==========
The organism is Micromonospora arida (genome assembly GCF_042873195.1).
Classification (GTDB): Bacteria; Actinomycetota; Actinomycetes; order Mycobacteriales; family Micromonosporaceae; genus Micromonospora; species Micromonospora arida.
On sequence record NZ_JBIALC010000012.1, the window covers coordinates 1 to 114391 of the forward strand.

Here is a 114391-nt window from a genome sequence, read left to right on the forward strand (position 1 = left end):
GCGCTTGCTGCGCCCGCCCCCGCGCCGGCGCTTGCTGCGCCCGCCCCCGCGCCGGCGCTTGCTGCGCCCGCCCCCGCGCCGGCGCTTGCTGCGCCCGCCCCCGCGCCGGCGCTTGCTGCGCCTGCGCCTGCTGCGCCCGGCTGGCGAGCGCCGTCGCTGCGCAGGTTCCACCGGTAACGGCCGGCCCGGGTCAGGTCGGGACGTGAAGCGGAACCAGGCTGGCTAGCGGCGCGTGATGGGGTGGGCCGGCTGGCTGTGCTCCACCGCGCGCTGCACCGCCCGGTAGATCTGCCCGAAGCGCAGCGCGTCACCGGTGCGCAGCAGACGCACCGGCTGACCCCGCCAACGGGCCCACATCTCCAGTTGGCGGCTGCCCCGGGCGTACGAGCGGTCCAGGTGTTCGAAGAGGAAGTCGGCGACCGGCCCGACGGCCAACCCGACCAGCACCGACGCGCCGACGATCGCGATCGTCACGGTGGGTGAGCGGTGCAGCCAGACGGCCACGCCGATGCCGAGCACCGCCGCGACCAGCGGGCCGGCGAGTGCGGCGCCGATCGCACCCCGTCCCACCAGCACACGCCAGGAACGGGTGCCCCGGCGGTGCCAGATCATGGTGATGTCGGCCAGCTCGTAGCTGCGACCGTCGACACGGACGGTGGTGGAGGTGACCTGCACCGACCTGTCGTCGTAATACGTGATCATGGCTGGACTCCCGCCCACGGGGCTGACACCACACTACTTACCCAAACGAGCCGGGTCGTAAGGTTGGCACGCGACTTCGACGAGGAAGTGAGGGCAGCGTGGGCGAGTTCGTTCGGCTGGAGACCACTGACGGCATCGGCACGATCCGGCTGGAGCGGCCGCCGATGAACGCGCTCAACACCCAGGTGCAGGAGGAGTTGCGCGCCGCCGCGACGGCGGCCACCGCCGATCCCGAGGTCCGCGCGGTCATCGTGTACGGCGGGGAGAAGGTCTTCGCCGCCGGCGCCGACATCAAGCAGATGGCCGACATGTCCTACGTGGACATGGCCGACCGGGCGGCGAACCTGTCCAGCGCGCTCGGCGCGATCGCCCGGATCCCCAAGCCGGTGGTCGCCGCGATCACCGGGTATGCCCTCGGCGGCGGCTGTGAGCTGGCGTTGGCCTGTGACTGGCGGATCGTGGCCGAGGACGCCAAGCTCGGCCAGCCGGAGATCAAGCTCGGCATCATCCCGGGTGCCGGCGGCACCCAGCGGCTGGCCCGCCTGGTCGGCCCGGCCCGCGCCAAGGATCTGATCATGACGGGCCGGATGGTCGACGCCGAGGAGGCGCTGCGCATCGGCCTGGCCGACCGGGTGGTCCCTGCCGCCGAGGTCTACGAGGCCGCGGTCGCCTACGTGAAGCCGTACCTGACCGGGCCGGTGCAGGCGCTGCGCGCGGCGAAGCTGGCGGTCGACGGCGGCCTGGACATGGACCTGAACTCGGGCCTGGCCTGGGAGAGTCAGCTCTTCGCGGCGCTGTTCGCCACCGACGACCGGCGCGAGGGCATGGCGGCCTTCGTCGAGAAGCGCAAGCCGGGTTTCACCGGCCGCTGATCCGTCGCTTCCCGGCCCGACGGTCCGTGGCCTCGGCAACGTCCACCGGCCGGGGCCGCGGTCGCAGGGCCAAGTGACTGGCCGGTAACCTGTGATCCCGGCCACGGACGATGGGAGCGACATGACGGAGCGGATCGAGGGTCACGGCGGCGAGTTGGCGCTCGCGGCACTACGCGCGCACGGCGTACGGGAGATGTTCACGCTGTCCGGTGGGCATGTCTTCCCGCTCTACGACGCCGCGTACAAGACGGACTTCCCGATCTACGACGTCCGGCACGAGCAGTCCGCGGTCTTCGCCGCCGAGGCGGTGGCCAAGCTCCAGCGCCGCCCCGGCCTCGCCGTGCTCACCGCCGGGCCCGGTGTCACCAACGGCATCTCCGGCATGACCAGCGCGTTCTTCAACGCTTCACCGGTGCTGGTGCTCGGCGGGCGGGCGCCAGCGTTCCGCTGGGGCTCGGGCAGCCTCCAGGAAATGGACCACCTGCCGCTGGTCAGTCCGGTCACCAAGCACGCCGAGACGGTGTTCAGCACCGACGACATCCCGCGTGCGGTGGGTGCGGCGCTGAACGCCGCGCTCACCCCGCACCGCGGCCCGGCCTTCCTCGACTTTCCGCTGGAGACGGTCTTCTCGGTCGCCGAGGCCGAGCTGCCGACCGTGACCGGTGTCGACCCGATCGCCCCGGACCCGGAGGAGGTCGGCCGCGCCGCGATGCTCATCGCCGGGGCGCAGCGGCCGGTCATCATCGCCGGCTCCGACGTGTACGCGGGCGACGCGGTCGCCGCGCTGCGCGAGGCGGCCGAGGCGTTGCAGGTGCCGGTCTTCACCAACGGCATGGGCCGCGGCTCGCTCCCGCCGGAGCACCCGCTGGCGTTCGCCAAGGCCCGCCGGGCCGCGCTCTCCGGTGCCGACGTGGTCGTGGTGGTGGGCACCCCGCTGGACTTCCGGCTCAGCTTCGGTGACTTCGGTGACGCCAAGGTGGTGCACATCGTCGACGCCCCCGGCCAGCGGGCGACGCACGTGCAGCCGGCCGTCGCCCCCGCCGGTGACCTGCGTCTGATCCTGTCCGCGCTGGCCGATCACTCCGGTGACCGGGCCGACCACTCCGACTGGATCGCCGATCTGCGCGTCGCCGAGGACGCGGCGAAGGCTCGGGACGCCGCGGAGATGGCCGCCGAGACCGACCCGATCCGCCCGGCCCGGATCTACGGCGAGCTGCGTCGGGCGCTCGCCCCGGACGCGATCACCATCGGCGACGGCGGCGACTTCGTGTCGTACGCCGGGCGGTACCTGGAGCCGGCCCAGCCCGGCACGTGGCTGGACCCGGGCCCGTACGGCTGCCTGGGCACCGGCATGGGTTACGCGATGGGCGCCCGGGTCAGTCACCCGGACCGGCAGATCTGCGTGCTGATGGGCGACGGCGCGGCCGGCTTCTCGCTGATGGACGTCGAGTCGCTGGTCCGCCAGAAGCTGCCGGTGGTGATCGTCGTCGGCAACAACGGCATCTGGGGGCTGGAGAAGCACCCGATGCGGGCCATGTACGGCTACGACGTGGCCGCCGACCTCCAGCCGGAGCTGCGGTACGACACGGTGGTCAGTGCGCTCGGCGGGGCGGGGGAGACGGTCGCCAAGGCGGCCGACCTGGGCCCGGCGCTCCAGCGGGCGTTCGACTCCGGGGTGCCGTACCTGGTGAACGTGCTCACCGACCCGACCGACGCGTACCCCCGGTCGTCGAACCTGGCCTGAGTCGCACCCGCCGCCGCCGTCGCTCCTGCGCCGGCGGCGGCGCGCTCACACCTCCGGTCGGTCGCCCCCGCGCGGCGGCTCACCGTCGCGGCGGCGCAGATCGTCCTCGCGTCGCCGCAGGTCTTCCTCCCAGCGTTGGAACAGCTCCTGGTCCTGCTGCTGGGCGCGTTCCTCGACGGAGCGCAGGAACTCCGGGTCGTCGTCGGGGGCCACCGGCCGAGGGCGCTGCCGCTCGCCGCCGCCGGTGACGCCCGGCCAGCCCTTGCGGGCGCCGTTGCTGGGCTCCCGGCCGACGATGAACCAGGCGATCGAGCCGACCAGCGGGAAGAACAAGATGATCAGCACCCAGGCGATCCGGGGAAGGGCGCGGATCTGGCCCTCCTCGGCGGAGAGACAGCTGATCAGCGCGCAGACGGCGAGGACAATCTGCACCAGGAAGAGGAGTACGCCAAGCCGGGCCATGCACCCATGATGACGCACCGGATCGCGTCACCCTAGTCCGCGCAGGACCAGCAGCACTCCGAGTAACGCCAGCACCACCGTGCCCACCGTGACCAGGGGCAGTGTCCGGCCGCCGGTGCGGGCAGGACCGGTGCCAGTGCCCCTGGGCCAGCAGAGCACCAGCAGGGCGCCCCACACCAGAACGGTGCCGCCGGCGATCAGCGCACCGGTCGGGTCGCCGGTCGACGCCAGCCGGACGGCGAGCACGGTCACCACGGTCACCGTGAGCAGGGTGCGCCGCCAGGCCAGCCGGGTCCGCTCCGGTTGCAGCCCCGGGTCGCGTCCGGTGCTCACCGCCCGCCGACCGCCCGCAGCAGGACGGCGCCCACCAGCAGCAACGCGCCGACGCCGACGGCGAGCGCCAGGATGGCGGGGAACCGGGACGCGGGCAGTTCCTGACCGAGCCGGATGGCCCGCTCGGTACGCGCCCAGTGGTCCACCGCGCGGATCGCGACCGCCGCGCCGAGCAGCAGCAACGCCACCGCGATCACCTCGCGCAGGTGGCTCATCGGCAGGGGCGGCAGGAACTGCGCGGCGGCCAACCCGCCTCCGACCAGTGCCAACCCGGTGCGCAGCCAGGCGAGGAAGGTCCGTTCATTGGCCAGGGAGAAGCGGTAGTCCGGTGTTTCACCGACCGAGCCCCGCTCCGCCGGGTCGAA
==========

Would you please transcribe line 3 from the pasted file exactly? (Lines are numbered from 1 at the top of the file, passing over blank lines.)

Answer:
On sequence record NZ_JBIALC010000012.1, the window covers coordinates 1 to 114391 of the forward strand.